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As summer sets in, does India have enough water in store to make it through?

AP Photo/Manish Swarup
Every drop counts.
By Manu Balachandran
Published Last updated This article is more than 2 years old.

India is all set to have a sweltering summer this year.

Public weather forecaster India Meteorological Department (IMD) has predicted that average temperatures will be a degree above normal in the country this summer. Large swathes could experience a heat wave, much like last year. In 2016, over 700 Indians died due to the heat and millions of others were affected in drought-hit regions.

This year, however, there is a silver lining: India’s water reserves are 122% higher than the previous year, according to the Central Water Commission, a body that monitors water levels in the country. As of March 16 (pdf), the live storage capacity at the 91 reservoirs across India stood at 58.03 billion cubic meters (BCM), which is about 37% of the total storage capacity of 157.799 BCM.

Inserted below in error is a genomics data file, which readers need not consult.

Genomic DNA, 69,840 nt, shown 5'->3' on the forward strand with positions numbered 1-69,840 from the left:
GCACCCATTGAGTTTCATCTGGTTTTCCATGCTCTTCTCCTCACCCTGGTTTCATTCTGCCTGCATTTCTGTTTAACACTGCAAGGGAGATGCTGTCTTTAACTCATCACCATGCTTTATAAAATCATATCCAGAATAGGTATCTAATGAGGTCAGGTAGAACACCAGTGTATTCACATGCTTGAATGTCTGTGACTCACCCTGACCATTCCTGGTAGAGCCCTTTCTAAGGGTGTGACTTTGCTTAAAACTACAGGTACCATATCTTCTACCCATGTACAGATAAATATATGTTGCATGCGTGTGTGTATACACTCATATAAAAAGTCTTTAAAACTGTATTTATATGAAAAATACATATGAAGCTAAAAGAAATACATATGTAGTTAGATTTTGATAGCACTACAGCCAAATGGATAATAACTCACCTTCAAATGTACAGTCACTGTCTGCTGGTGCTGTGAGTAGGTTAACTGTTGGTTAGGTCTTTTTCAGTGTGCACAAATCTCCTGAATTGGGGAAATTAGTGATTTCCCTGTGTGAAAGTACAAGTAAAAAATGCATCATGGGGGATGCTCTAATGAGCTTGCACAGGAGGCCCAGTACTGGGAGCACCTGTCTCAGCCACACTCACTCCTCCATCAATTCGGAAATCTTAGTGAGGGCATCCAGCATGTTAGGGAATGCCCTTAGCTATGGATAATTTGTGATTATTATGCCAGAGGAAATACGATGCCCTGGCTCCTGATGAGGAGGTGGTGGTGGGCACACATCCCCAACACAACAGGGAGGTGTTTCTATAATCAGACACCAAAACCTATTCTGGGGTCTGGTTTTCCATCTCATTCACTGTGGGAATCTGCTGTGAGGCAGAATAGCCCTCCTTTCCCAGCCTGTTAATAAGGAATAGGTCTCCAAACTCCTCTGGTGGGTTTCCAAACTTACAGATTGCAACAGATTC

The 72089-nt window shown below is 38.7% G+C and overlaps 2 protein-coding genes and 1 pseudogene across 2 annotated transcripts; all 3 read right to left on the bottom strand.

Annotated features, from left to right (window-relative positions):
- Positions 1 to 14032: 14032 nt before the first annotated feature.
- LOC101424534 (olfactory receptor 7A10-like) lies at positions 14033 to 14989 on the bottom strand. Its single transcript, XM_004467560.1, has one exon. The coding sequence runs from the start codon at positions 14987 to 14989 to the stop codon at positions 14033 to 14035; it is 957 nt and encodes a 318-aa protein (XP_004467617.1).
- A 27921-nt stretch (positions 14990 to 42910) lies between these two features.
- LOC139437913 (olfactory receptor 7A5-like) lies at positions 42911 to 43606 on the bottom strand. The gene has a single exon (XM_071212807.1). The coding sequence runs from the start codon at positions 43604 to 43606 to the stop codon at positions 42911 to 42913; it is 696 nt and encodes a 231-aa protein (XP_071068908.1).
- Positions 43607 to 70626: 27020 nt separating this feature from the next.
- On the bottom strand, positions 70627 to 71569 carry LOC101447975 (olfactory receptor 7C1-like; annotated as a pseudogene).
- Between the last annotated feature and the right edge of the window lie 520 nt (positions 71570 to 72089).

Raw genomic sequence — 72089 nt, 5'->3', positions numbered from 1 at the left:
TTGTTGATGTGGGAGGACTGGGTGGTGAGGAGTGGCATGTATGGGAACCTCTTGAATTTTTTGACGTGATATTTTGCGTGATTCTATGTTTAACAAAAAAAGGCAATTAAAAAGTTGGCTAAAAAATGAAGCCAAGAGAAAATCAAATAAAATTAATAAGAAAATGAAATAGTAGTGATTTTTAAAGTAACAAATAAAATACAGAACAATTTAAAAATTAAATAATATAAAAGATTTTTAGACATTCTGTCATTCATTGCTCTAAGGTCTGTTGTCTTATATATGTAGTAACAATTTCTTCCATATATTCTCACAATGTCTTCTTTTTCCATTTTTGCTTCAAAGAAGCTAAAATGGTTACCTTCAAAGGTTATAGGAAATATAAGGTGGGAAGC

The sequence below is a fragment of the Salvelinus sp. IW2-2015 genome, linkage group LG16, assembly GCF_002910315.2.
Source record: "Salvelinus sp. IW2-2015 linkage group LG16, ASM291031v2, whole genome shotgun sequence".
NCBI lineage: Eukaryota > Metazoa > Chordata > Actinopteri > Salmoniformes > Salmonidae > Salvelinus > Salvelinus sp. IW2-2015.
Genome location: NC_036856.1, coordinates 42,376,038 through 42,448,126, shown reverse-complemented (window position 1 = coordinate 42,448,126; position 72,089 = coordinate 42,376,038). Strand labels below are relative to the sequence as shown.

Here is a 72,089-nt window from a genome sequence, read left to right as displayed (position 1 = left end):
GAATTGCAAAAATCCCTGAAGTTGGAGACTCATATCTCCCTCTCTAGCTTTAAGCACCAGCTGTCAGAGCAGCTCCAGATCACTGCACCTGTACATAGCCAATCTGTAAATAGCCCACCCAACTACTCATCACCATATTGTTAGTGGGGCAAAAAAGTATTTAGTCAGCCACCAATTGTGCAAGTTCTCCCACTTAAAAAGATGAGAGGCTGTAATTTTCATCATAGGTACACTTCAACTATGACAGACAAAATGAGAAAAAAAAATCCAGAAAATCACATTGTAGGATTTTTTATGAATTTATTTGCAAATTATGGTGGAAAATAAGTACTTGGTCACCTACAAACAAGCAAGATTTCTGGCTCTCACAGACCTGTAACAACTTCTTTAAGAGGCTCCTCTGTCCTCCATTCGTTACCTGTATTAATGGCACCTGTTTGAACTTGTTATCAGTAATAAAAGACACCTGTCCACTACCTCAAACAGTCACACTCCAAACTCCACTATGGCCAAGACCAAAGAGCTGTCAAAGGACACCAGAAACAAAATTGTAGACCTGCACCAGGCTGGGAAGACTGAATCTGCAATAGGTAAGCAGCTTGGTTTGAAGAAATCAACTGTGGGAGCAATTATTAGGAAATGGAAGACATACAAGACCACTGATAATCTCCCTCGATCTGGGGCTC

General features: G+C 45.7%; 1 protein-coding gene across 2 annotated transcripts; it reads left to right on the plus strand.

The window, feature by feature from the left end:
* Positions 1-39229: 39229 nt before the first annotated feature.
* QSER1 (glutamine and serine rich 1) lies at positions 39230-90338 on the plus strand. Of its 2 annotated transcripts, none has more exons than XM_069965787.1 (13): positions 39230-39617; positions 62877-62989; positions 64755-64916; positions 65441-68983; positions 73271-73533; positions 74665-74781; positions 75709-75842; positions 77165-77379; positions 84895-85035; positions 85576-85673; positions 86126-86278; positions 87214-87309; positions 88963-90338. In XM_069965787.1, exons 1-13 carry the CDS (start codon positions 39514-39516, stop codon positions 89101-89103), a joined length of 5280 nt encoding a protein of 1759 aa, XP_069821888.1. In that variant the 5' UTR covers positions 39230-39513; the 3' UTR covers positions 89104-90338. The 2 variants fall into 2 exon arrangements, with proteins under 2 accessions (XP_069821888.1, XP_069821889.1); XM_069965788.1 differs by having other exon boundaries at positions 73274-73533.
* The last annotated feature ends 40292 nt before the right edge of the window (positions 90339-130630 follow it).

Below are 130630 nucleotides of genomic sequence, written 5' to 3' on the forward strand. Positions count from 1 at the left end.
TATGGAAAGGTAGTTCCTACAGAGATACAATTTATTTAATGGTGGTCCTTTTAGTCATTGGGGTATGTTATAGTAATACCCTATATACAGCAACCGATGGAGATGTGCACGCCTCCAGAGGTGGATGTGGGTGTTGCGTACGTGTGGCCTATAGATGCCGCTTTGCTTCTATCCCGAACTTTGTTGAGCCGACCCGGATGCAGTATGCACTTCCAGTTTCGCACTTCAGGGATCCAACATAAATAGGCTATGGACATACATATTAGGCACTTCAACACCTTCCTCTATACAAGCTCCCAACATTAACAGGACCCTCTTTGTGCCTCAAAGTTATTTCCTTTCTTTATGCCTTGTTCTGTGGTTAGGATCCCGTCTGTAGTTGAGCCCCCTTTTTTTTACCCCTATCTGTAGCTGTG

Last year, around this time, the live storage capacity stood at only 47.54 BCM, around 30% of the total capacity. This year, the water levels are marginally better than even the 10-year average of 57.8 BCM. Much of that is largely due to the normal rainfall India received in 2016, after two consecutive years of drought.

“The storage capacity data is no doubt quite impressive,” Sushmita Sengupta, the deputy programme manager at New Delhi-based Centre for Science and Environment, said.

Reservoir water is mostly used for irrigation during the summer and winter months, and for power generation.

This year, though, the southern states seem to be struggling. Water available at reservoirs in southern India stood at a bare 17% of the total capacity as of March 16. “The storage during the corresponding period of last year was 19% and average storage of last 10 years during corresponding period was 31%,” the CWC said in a report.

Of the 91 reservoirs in India, 59 have more water than last year. The better placed states include Punjab, Rajasthan, Jharkhand, Odisha, West Bengal, Gujarat, Maharashtra, Uttar Pradesh, Uttarakhand, Madhya Pradesh, Chhattisgarh, and Telangana.

However, CSE’s Sengupta sounds a cautionary note over surface water reserves. “What about the towns and cities depending on groundwater? The numbers are huge. There is huge extraction but no groundwater recharge policy in place. We all know that due to climate change, rain is unpredictable, so we should maximum the use of rainwater through decentralised and traditional systems.”

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